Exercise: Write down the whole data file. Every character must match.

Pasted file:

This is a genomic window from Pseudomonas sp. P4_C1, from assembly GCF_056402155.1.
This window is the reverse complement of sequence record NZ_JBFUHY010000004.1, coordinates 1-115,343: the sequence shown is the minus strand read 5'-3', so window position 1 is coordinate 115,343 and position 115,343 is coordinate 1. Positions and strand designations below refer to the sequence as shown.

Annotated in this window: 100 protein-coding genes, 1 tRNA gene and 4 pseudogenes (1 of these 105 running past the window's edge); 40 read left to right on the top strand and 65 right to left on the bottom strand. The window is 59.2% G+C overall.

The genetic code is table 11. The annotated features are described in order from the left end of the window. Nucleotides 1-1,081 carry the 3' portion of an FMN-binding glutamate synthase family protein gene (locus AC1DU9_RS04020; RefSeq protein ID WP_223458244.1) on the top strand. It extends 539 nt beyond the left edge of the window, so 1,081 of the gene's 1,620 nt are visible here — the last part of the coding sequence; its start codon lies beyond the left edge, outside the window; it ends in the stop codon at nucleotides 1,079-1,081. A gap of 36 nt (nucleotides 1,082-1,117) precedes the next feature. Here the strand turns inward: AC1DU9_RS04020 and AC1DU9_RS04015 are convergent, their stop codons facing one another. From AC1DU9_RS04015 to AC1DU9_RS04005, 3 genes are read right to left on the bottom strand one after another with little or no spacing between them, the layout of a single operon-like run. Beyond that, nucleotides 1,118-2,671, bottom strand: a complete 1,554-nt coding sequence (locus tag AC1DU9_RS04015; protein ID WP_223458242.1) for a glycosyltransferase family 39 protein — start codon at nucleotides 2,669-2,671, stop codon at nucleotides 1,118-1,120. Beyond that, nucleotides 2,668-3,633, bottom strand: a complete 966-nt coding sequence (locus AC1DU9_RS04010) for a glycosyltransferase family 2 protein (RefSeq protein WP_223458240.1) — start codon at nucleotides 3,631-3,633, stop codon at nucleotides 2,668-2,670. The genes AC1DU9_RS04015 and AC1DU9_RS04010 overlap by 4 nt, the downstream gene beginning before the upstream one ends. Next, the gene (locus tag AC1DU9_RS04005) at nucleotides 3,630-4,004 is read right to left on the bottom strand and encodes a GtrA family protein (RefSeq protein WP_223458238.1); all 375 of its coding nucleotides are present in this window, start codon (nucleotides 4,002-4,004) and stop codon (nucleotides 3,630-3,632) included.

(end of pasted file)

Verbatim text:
This is a genomic window from Pseudomonas sp. P4_C1, from assembly GCF_056402155.1.
This window is the reverse complement of sequence record NZ_JBFUHY010000004.1, coordinates 1-115,343: the sequence shown is the minus strand read 5'-3', so window position 1 is coordinate 115,343 and position 115,343 is coordinate 1. Positions and strand designations below refer to the sequence as shown.

Annotated in this window: 100 protein-coding genes, 1 tRNA gene and 4 pseudogenes (1 of these 105 running past the window's edge); 40 read left to right on the top strand and 65 right to left on the bottom strand. The window is 59.2% G+C overall.

The genetic code is table 11. The annotated features are described in order from the left end of the window. Nucleotides 1-1,081 carry the 3' portion of an FMN-binding glutamate synthase family protein gene (locus AC1DU9_RS04020; RefSeq protein ID WP_223458244.1) on the top strand. It extends 539 nt beyond the left edge of the window, so 1,081 of the gene's 1,620 nt are visible here — the last part of the coding sequence; its start codon lies beyond the left edge, outside the window; it ends in the stop codon at nucleotides 1,079-1,081. A gap of 36 nt (nucleotides 1,082-1,117) precedes the next feature. Here the strand turns inward: AC1DU9_RS04020 and AC1DU9_RS04015 are convergent, their stop codons facing one another. From AC1DU9_RS04015 to AC1DU9_RS04005, 3 genes are read right to left on the bottom strand one after another with little or no spacing between them, the layout of a single operon-like run. Beyond that, nucleotides 1,118-2,671, bottom strand: a complete 1,554-nt coding sequence (locus tag AC1DU9_RS04015; protein ID WP_223458242.1) for a glycosyltransferase family 39 protein — start codon at nucleotides 2,669-2,671, stop codon at nucleotides 1,118-1,120. Beyond that, nucleotides 2,668-3,633, bottom strand: a complete 966-nt coding sequence (locus AC1DU9_RS04010) for a glycosyltransferase family 2 protein (RefSeq protein WP_223458240.1) — start codon at nucleotides 3,631-3,633, stop codon at nucleotides 2,668-2,670. The genes AC1DU9_RS04015 and AC1DU9_RS04010 overlap by 4 nt, the downstream gene beginning before the upstream one ends. Next, the gene (locus tag AC1DU9_RS04005) at nucleotides 3,630-4,004 is read right to left on the bottom strand and encodes a GtrA family protein (RefSeq protein WP_223458238.1); all 375 of its coding nucleotides are present in this window, start codon (nucleotides 4,002-4,004) and stop codon (nucleotides 3,630-3,632) included.